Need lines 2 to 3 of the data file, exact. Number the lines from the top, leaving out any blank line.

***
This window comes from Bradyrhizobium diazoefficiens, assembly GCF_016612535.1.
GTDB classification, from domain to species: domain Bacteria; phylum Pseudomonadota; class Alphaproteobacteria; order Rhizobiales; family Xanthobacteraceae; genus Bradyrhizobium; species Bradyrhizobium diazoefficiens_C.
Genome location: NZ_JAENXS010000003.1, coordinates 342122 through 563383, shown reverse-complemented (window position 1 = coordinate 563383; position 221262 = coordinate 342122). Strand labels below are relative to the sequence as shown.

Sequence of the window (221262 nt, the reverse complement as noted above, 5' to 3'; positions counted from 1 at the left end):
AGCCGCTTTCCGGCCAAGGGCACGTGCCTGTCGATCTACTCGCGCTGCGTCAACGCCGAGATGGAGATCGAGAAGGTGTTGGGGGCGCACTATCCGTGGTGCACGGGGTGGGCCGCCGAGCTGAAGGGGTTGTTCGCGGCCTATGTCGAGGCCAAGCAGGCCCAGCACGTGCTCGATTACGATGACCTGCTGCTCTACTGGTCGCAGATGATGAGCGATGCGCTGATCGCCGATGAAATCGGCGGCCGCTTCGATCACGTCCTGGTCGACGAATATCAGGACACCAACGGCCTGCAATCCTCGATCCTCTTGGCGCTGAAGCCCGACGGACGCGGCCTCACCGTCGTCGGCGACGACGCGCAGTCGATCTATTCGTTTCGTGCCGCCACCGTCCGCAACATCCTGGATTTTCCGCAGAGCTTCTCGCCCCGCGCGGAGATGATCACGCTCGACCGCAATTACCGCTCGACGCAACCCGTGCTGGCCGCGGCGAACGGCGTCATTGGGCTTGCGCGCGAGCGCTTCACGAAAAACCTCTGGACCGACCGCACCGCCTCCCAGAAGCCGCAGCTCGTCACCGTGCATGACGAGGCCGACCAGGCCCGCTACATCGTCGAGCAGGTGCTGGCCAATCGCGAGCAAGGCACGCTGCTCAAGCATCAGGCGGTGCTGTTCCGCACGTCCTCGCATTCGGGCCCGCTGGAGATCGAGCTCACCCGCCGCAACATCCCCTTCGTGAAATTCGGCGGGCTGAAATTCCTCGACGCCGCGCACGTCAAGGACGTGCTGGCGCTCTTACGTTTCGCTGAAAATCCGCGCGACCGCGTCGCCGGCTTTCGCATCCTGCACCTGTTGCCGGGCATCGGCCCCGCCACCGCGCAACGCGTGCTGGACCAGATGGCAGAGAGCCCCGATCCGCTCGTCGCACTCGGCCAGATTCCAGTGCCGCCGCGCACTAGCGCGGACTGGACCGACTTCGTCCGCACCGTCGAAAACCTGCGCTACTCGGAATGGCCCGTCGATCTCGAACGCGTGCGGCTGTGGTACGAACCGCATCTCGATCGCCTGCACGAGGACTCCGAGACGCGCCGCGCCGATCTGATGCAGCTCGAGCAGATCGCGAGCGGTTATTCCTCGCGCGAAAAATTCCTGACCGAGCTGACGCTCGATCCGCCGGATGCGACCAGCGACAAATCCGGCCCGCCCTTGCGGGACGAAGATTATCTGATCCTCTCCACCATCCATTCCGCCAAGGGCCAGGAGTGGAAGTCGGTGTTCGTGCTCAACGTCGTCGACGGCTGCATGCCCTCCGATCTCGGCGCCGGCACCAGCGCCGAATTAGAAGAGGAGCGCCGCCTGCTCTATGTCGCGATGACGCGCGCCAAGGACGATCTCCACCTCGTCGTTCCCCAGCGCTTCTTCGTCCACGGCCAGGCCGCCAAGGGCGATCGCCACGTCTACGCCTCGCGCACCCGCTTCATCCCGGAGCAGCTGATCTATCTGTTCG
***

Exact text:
GTDB classification, from domain to species: domain Bacteria; phylum Pseudomonadota; class Alphaproteobacteria; order Rhizobiales; family Xanthobacteraceae; genus Bradyrhizobium; species Bradyrhizobium diazoefficiens_C.
Genome location: NZ_JAENXS010000003.1, coordinates 342122 through 563383, shown reverse-complemented (window position 1 = coordinate 563383; position 221262 = coordinate 342122). Strand labels below are relative to the sequence as shown.